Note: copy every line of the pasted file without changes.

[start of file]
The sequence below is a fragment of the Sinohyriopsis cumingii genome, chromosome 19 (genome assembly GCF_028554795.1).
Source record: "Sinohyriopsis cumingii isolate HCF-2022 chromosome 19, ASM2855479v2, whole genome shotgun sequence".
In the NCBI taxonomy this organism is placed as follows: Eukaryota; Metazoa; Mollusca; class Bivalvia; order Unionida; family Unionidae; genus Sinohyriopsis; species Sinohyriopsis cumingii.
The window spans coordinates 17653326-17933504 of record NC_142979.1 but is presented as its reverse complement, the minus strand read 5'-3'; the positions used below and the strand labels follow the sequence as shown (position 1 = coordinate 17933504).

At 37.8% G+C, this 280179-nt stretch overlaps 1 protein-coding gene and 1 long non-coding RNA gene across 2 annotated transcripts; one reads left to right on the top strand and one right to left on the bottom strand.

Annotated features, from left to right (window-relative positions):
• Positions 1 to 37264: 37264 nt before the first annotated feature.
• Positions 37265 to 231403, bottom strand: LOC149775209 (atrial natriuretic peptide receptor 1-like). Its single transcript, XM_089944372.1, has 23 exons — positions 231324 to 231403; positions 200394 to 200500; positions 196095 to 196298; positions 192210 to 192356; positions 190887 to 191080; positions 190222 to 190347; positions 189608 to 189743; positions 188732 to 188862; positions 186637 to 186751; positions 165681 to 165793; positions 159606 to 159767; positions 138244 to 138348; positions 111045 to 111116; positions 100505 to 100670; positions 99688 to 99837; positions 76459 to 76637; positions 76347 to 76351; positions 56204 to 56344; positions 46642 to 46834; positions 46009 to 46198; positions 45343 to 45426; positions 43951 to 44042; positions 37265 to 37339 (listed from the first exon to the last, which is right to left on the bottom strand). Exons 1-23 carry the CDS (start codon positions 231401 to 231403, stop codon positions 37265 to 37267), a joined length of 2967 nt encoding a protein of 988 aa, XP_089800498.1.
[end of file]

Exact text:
The sequence below is a fragment of the Sinohyriopsis cumingii genome, chromosome 19 (genome assembly GCF_028554795.1).
Source record: "Sinohyriopsis cumingii isolate HCF-2022 chromosome 19, ASM2855479v2, whole genome shotgun sequence".
In the NCBI taxonomy this organism is placed as follows: Eukaryota; Metazoa; Mollusca; class Bivalvia; order Unionida; family Unionidae; genus Sinohyriopsis; species Sinohyriopsis cumingii.
The window spans coordinates 17653326-17933504 of record NC_142979.1 but is presented as its reverse complement, the minus strand read 5'-3'; the positions used below and the strand labels follow the sequence as shown (position 1 = coordinate 17933504).

At 37.8% G+C, this 280179-nt stretch overlaps 1 protein-coding gene and 1 long non-coding RNA gene across 2 annotated transcripts; one reads left to right on the top strand and one right to left on the bottom strand.

Annotated features, from left to right (window-relative positions):
• Positions 1 to 37264: 37264 nt before the first annotated feature.
• Positions 37265 to 231403, bottom strand: LOC149775209 (atrial natriuretic peptide receptor 1-like). Its single transcript, XM_089944372.1, has 23 exons — positions 231324 to 231403; positions 200394 to 200500; positions 196095 to 196298; positions 192210 to 192356; positions 190887 to 191080; positions 190222 to 190347; positions 189608 to 189743; positions 188732 to 188862; positions 186637 to 186751; positions 165681 to 165793; positions 159606 to 159767; positions 138244 to 138348; positions 111045 to 111116; positions 100505 to 100670; positions 99688 to 99837; positions 76459 to 76637; positions 76347 to 76351; positions 56204 to 56344; positions 46642 to 46834; positions 46009 to 46198; positions 45343 to 45426; positions 43951 to 44042; positions 37265 to 37339 (listed from the first exon to the last, which is right to left on the bottom strand). Exons 1-23 carry the CDS (start codon positions 231401 to 231403, stop codon positions 37265 to 37267), a joined length of 2967 nt encoding a protein of 988 aa, XP_089800498.1.